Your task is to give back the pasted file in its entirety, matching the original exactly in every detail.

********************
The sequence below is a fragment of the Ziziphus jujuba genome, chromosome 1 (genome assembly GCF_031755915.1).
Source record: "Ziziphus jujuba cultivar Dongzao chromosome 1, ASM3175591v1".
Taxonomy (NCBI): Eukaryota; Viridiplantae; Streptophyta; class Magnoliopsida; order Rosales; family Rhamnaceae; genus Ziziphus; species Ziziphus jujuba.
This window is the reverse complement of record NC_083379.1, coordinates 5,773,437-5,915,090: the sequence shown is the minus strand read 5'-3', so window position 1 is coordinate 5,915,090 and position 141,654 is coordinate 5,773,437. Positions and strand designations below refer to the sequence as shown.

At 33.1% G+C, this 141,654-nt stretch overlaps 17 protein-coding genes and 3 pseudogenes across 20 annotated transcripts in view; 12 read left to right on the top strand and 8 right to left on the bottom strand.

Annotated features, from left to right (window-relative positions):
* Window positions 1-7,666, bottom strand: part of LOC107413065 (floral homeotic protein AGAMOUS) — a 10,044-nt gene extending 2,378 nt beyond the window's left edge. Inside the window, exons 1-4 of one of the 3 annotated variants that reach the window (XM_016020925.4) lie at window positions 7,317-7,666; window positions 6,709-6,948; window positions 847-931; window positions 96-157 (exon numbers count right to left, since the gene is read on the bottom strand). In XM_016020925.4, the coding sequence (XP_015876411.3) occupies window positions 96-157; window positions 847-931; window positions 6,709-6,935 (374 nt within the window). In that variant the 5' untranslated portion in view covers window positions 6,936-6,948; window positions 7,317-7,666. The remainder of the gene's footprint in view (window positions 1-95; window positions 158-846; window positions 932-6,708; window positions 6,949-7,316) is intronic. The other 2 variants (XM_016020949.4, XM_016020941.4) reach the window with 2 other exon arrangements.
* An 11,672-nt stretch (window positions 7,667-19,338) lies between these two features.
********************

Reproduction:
The sequence below is a fragment of the Ziziphus jujuba genome, chromosome 1 (genome assembly GCF_031755915.1).
Source record: "Ziziphus jujuba cultivar Dongzao chromosome 1, ASM3175591v1".
Taxonomy (NCBI): Eukaryota; Viridiplantae; Streptophyta; class Magnoliopsida; order Rosales; family Rhamnaceae; genus Ziziphus; species Ziziphus jujuba.
This window is the reverse complement of record NC_083379.1, coordinates 5,773,437-5,915,090: the sequence shown is the minus strand read 5'-3', so window position 1 is coordinate 5,915,090 and position 141,654 is coordinate 5,773,437. Positions and strand designations below refer to the sequence as shown.

At 33.1% G+C, this 141,654-nt stretch overlaps 17 protein-coding genes and 3 pseudogenes across 20 annotated transcripts in view; 12 read left to right on the top strand and 8 right to left on the bottom strand.

Annotated features, from left to right (window-relative positions):
* Window positions 1-7,666, bottom strand: part of LOC107413065 (floral homeotic protein AGAMOUS) — a 10,044-nt gene extending 2,378 nt beyond the window's left edge. Inside the window, exons 1-4 of one of the 3 annotated variants that reach the window (XM_016020925.4) lie at window positions 7,317-7,666; window positions 6,709-6,948; window positions 847-931; window positions 96-157 (exon numbers count right to left, since the gene is read on the bottom strand). In XM_016020925.4, the coding sequence (XP_015876411.3) occupies window positions 96-157; window positions 847-931; window positions 6,709-6,935 (374 nt within the window). In that variant the 5' untranslated portion in view covers window positions 6,936-6,948; window positions 7,317-7,666. The remainder of the gene's footprint in view (window positions 1-95; window positions 158-846; window positions 932-6,708; window positions 6,949-7,316) is intronic. The other 2 variants (XM_016020949.4, XM_016020941.4) reach the window with 2 other exon arrangements.
* An 11,672-nt stretch (window positions 7,667-19,338) lies between these two features.